Re: Prototype fidelity
Schuyler,toggle quoted messageShow quoted text
Interesting perspective. I am sure the PRRT&HS also had its share of railfans in the early days, but it is pretty hard to mint new rail fans for a long-fallen flag. Still the same problem.
You mention "Classic era" (transition modelers). I find it interesting that when I returned to the hobby ten years ago I was warned that the Pre-WWII and WWII era modelers were becoming a small minority, and that the manufacturers would be producing less WWII and earlier models and more transition era and modern era models (which is exactly what has happened.) Ten years later I hear transition era modelers worrying about the same fate for their era. Time moves on.
I bet for every newly minted transition era modeler, there will be 10 or more modern era modelers buying GEVO's and double stacks.
If historical societies are to survive, they need to be "big-tent" organizations. Just as some societies really struggled because former employees in positions of leadership were unwilling to embrace the modeling community, a similar fate will befall societies if the leadership will only support "fine scale" modeling - whatever that means....
Individual local MRR clubs can and do prosper for a wide variety of reasons - one being leadership that sets reasonable and popular goals and expectations for the vast majority of its members. Good lesson learned there.
It will be much harder for a large, dispersed historical society to provide the same amount of interaction and bonding of a local club.
Tearing these societies apart by setting unattainable goals for a volunteer organization with very limited resources does not do any of us any good.
If you want more accurate models, then it may be better for all of us to expect the manufacturers to make them, not historical societies - they should not be taking the financial risks that a manufacturer can take. And if the manufacturers can't make money making the models you want, why on earth should a historical society take the same financial risk?
Intermountain has made a ton of money on cylindrical hoppers that have no doubt covered the losses on a few of their RR specific models that failed to hit sales targets (as Frank A. his hinted at Cocoa Beach, but never openly confirmed, to my knowledge). Historical societies do not have similar opportunities for large volume sales "winners" to offset a fine scale model that fails to generate the overly wishful predicted demand.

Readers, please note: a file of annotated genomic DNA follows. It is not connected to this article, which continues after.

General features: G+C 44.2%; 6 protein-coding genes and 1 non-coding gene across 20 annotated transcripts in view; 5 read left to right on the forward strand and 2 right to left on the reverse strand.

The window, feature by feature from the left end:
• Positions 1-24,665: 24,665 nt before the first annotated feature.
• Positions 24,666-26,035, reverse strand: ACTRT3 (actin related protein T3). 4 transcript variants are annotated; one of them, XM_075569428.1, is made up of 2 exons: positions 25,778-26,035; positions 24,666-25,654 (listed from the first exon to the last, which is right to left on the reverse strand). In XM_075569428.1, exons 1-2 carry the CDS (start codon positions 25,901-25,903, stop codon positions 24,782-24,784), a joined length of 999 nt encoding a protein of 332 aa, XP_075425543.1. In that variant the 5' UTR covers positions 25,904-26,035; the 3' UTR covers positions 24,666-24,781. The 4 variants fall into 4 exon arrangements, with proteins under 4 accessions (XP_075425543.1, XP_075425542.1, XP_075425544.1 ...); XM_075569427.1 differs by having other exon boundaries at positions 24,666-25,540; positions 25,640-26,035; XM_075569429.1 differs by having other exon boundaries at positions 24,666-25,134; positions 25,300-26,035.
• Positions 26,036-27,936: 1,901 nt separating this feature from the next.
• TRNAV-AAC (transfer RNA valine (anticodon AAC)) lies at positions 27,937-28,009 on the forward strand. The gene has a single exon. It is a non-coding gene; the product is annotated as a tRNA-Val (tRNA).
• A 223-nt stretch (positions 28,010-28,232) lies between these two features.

A reminder - the membership count of this group - which includes many very accomplished "fine scale" modelers, is just over 2/3rds of the membership of just one historical society (PRRT&HS), so even within the smaller community of railroad enthusiasts willing to preserve their favorite railroad's history, this group remains a distinct minority.
---In STMFC@..., <schuyler.larrabee@...> wrote :
I agree with Tony on this. My model RR Club has been gaining members rapidly the last couple of years, and they are not all the 30somethings that are looking for a nice quiet hobby that the missus will allow. They’re in their 20s, even late teens and some are as interested in the Classic era (transition) as in modern stuff. The ELHS has always had a majority of railfans and modelers; the employees/retirees actually rather shunned us as “foamers” or worse.
From: STMFC@... [mailto:STMFC@...]
Sent: Sunday, November 23, 2014 11:21 PM
Subject: Re: [STMFC] Prototype fidelity
Dave Evans wrote:
Dave may be right about some societies, but the ones I know about which have surveyed their members do NOT find that the bulk of members are former employees only joining for fellowship with guys they worked with. Every society survey of which I know has found that 85 to 90% or more of the membership are modelers first. Of course some may also be former employees, but that is not the primary reason for membership. That is why I believe his premise about losing those former employees is simply incorrect as an implication for the future of societies, And that is also why modeling issues are indeed paramount, including whether or not a society sells foobies, or Thomas the Tank Engine, or for that matter T-shirts, or hats, or socks and underwear.
Tony Thompson Editor, Signature Press, Berkeley, CA
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